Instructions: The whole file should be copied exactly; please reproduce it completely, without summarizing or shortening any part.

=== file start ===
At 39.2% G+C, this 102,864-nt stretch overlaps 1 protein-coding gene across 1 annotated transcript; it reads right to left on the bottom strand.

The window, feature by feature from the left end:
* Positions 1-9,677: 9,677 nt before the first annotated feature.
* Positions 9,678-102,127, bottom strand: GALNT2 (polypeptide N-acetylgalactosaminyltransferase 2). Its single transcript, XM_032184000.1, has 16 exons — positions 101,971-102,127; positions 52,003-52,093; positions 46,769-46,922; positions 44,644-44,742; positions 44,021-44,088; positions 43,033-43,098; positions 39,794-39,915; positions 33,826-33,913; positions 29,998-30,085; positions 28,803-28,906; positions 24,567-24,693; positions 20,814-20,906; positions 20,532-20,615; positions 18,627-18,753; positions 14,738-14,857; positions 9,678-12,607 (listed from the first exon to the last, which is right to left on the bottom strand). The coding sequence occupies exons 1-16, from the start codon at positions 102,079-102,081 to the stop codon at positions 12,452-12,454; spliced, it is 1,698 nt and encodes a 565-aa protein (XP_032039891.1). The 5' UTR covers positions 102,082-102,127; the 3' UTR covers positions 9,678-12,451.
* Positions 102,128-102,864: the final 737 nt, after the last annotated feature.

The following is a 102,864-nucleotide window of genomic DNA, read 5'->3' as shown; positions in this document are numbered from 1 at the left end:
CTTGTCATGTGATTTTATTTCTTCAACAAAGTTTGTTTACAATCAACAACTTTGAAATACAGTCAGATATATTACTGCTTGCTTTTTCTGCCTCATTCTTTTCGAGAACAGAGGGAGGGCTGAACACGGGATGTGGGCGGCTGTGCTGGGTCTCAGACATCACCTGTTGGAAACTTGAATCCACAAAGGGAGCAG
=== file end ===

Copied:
At 39.2% G+C, this 102,864-nt stretch overlaps 1 protein-coding gene across 1 annotated transcript; it reads right to left on the bottom strand.

The window, feature by feature from the left end:
* Positions 1-9,677: 9,677 nt before the first annotated feature.
* Positions 9,678-102,127, bottom strand: GALNT2 (polypeptide N-acetylgalactosaminyltransferase 2). Its single transcript, XM_032184000.1, has 16 exons — positions 101,971-102,127; positions 52,003-52,093; positions 46,769-46,922; positions 44,644-44,742; positions 44,021-44,088; positions 43,033-43,098; positions 39,794-39,915; positions 33,826-33,913; positions 29,998-30,085; positions 28,803-28,906; positions 24,567-24,693; positions 20,814-20,906; positions 20,532-20,615; positions 18,627-18,753; positions 14,738-14,857; positions 9,678-12,607 (listed from the first exon to the last, which is right to left on the bottom strand). The coding sequence occupies exons 1-16, from the start codon at positions 102,079-102,081 to the stop codon at positions 12,452-12,454; spliced, it is 1,698 nt and encodes a 565-aa protein (XP_032039891.1). The 5' UTR covers positions 102,082-102,127; the 3' UTR covers positions 9,678-12,451.
* Positions 102,128-102,864: the final 737 nt, after the last annotated feature.

The following is a 102,864-nucleotide window of genomic DNA, read 5'->3' as shown; positions in this document are numbered from 1 at the left end:
CTTGTCATGTGATTTTATTTCTTCAACAAAGTTTGTTTACAATCAACAACTTTGAAATACAGTCAGATATATTACTGCTTGCTTTTTCTGCCTCATTCTTTTCGAGAACAGAGGGAGGGCTGAACACGGGATGTGGGCGGCTGTGCTGGGTCTCAGACATCACCTGTTGGAAACTTGAATCCACAAAGGGAGCAG